Look through the newspaper headlines in Hampton Roads during the early fall of 1918 and its all about the American troops headed to Europe for World War I.
Then the first reports of the Spanish flu begin to crop up on the inside pages in mid-September -- barely noticed before jumping to the front and dominating the local news for more than a month with stories of sickness, quarantine and death.
So quickly did the epidemic erupt from the first reported cases at the navy base in Norfolk and docks in Newport News that the deadly virus seemed less like a disease and more like some sort of diabolical wildfire.
Thousands of Hampton Roads residents contracted the "grip," as it was often called, in just a few weeks -- and hundreds died horrible deaths when the pneumonialike illness overwhelmed their lungs with fluid.
So staggering were the numbers of the sick and dead by early October that public health authorities closed school and government buildings and prohibited Sunday church services across the region. In Newport News, funeral directors literally ran out of coffins, forcing them to commission a special train of box cars loaded with emergency replacements.
By the time the epidemic finally began to subside -- allowing many local governments to reopen and lift their bans on public gatherings on Oct. 31 -- the statistics reflected a public health catastrophe of unprecedented speed and dimension.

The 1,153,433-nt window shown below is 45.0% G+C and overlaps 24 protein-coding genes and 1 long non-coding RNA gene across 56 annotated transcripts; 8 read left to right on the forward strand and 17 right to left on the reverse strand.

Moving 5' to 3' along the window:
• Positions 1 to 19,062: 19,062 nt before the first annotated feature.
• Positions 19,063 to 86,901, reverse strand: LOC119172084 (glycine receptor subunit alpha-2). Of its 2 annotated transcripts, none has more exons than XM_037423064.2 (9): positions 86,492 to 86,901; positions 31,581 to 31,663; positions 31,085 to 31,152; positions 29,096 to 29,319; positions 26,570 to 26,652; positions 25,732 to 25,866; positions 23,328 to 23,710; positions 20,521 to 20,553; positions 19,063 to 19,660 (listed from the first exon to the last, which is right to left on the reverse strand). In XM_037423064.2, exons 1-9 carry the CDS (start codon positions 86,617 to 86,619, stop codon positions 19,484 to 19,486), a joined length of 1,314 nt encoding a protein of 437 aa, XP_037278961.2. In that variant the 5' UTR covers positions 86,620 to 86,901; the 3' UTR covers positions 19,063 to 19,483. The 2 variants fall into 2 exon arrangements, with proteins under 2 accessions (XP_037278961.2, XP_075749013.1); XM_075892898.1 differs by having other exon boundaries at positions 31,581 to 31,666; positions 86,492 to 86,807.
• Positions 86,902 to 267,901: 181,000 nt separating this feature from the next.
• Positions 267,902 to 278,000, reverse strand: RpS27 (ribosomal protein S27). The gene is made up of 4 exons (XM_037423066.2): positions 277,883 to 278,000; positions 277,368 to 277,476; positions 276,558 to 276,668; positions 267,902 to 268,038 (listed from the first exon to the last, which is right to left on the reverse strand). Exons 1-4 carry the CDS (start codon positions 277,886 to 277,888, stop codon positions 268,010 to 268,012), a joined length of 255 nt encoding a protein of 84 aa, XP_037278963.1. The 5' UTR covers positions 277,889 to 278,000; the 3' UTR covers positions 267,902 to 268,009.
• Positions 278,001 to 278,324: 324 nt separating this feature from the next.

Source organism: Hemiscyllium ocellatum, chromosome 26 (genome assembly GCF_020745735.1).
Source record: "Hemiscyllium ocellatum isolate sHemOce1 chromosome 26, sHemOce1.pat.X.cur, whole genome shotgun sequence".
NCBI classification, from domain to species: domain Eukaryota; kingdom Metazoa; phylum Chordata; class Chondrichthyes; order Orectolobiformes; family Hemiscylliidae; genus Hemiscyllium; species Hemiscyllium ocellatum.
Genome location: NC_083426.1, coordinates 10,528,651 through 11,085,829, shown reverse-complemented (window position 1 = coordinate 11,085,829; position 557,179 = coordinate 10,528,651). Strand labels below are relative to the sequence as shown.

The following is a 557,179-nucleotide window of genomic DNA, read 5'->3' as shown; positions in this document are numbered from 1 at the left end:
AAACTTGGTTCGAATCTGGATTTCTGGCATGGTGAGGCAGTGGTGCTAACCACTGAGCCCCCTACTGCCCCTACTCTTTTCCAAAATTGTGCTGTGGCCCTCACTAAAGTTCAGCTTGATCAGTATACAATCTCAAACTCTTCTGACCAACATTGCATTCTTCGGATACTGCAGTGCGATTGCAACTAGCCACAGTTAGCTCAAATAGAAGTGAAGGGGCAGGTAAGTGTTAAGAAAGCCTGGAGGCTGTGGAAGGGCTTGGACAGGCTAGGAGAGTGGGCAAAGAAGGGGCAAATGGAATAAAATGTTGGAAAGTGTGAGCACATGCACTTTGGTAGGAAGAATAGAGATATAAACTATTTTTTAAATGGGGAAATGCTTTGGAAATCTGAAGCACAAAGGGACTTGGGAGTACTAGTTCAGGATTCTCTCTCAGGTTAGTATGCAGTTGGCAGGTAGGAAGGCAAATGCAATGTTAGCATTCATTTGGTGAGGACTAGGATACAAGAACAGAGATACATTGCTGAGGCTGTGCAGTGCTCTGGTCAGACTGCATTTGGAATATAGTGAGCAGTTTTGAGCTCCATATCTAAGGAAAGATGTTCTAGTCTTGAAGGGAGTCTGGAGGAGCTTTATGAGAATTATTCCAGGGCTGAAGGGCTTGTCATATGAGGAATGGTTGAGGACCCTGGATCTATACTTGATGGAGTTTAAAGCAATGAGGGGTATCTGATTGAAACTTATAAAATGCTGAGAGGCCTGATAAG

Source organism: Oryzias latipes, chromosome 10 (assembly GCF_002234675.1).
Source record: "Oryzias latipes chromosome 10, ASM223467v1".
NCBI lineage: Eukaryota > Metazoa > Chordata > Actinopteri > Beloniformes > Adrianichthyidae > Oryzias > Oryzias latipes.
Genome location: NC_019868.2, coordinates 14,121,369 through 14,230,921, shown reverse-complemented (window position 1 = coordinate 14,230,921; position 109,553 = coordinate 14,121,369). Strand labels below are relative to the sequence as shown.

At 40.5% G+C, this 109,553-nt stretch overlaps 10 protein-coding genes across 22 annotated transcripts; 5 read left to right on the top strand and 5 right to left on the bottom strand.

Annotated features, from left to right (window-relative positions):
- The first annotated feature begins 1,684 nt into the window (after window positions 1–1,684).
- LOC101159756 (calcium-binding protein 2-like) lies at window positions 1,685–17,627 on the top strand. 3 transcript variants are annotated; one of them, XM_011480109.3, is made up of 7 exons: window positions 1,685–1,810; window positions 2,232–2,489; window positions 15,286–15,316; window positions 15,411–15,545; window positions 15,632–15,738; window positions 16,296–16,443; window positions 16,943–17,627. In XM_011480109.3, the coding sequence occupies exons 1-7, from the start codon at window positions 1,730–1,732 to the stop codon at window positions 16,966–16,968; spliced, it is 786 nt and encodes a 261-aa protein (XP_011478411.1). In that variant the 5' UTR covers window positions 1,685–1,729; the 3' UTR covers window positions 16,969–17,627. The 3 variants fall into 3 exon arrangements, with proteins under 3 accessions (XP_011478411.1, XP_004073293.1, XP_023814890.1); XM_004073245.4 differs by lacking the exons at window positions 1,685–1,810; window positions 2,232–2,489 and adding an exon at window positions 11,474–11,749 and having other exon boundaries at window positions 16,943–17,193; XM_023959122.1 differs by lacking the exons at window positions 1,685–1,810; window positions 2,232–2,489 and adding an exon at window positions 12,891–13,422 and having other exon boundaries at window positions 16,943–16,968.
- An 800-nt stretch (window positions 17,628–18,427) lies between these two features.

Nearly 9,000 cases were reported in Norfolk at the height of the illness. Another 8,000 had cropped in Newport News by Oct. 8, including some 3,500 at the shipyard alone.
So relentless was the disease that numbed officials quickly became used to seeing the number of cases triple and even quadruple in a single day -- and the daily death toll run into the teens and 20s. Hastily converted schools housed the overflowing wards, where overworked doctors and nurses were temporarily permitted to used Prohibition-banned whiskey to treat their suffering patients.
Even seemingly isolated communities such as Fox Hill in Hampton felt the Spanish flu's sting, recording two of the first fatalities in the region. Both victims had fallen ill after visiting Boston, Mass., where the first reports of the flu had been filed in March 1918.
By the end of the year, nearly 1,000 deaths had been recorded in Hampton Roads, including large concentrations of sailors at the navy base in Norfolk and still more soldiers from the many camps in Warwick County and Newport News where they waited for to board transport ships to Europe.
But an unknown number of fatalities went unreported because they never made it to a hospital or doctor.
Indeed, so dreaded was the scourge that many of the dead were hurriedly buried without identification. Some bodies were stacked in coffins at the Newport News train station while waiting for fearful cemetery workers to inter them.
At Providence Methodist Church In York County, the grave of Stanley Wornom was left open because of the certainty that his sick wife would soon follow.
But as local historian Frank Green reports in his York County history blog, Neva Burcher Wornom recovered and ultimately remarried.
-- Mark St. John Erickson